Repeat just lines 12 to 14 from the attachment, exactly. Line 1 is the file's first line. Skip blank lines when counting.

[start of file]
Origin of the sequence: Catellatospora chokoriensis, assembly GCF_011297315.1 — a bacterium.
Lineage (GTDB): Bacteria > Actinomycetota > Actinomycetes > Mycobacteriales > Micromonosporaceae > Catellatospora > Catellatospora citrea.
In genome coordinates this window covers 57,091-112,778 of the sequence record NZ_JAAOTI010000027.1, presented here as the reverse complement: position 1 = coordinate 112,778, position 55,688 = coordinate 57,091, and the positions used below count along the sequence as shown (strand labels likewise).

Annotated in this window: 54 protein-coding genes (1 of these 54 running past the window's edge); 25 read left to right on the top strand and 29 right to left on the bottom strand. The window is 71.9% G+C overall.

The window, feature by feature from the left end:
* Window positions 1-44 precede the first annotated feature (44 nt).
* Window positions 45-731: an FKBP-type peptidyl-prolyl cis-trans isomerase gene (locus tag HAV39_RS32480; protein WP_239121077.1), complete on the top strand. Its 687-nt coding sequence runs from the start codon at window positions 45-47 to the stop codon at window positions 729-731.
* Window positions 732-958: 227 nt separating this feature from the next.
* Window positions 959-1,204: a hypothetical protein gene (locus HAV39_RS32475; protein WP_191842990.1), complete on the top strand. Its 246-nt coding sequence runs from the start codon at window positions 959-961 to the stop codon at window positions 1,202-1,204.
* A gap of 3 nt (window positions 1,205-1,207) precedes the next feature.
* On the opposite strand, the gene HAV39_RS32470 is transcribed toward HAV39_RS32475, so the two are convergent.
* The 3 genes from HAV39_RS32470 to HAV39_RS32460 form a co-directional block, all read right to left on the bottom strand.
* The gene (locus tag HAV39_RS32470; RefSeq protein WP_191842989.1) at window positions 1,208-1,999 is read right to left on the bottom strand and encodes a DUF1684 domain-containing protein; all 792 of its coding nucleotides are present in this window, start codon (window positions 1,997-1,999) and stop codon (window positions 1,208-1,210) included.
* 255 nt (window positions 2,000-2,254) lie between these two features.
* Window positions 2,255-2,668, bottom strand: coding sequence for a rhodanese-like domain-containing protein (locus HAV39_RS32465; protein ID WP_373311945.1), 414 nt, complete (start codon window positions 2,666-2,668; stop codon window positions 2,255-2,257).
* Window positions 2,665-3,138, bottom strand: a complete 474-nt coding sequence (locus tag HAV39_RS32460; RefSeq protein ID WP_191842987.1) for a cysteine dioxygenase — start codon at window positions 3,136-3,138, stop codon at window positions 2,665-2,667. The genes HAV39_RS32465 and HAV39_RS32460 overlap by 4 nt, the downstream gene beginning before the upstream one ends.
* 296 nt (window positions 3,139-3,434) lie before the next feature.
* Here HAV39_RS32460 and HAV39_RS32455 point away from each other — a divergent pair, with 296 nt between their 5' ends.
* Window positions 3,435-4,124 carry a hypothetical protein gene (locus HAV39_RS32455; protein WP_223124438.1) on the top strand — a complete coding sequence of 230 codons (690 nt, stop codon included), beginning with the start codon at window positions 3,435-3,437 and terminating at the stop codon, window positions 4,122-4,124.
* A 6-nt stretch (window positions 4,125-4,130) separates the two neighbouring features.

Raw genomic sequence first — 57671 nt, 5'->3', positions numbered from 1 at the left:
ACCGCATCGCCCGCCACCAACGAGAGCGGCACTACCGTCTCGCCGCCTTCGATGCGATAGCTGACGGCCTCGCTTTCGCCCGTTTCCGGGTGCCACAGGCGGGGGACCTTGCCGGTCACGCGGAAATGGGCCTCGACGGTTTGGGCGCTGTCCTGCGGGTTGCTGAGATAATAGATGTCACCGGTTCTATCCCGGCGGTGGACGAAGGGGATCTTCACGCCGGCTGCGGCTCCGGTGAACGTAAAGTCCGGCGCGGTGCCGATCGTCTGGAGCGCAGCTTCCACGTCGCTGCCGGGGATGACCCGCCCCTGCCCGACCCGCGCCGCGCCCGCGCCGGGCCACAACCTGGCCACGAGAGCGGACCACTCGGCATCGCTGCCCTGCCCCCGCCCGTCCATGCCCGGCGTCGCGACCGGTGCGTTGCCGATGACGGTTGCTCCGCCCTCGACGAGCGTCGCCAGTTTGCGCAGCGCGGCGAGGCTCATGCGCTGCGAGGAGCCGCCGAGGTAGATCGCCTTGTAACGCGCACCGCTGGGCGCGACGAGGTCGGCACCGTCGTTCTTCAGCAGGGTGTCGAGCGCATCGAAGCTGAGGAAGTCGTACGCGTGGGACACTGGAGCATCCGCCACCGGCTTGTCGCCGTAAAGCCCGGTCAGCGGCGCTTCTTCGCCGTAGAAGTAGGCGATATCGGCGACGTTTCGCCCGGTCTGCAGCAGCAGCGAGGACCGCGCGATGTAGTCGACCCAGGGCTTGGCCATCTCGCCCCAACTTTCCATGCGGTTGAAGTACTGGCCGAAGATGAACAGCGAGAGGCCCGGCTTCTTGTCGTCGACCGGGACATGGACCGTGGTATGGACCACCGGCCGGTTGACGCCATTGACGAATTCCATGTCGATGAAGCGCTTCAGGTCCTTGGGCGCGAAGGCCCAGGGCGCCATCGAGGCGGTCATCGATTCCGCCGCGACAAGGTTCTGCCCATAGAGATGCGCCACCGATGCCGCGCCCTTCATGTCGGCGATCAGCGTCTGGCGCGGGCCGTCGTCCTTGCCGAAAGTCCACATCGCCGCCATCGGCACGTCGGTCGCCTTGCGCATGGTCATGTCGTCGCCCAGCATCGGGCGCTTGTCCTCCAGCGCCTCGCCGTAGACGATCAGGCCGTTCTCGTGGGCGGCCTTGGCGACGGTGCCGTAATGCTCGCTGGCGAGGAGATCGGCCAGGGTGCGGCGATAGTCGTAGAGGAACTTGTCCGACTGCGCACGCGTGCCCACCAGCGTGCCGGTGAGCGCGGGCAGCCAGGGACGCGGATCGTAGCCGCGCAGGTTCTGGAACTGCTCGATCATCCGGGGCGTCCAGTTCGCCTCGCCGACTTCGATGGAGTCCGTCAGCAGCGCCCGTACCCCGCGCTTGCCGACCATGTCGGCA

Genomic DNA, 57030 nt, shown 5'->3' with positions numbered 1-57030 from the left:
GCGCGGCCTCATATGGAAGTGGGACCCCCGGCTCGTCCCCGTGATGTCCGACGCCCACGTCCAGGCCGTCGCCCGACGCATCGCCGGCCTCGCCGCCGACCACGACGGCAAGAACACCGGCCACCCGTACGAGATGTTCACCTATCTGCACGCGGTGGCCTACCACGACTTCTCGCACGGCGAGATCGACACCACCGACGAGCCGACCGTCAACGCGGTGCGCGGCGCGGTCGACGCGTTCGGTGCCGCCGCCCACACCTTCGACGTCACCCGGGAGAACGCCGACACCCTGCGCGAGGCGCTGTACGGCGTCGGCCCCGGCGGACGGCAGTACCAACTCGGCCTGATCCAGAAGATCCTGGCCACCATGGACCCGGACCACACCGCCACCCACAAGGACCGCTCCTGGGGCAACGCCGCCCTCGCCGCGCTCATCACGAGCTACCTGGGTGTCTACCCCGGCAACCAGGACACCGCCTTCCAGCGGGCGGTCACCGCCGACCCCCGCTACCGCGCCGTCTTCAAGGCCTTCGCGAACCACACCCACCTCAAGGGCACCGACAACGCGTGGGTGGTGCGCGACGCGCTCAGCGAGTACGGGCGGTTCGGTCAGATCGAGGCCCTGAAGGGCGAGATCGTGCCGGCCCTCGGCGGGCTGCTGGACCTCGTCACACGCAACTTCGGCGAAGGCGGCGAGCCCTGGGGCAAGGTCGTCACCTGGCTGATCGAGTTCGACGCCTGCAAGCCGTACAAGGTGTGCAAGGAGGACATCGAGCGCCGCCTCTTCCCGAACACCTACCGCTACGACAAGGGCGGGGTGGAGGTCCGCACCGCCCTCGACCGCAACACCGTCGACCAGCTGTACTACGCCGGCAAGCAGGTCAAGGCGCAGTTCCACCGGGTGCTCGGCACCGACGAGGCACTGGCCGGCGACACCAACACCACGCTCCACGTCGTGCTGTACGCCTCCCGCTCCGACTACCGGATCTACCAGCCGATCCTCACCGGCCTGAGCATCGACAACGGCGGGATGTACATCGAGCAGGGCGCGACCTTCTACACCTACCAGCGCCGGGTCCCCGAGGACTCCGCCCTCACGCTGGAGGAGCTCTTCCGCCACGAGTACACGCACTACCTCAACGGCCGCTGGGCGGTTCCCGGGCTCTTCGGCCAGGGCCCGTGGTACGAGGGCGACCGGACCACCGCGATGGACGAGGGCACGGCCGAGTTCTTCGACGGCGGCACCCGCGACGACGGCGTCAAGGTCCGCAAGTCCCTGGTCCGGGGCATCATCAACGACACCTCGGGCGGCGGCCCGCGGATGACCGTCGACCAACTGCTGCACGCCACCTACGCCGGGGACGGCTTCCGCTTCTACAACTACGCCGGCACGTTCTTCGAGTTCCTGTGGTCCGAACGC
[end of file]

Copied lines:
* The 3 genes from HAV39_RS32470 to HAV39_RS32460 form a co-directional block, all read right to left on the bottom strand.
* The gene (locus tag HAV39_RS32470; RefSeq protein WP_191842989.1) at window positions 1,208-1,999 is read right to left on the bottom strand and encodes a DUF1684 domain-containing protein; all 792 of its coding nucleotides are present in this window, start codon (window positions 1,997-1,999) and stop codon (window positions 1,208-1,210) included.
* 255 nt (window positions 2,000-2,254) lie between these two features.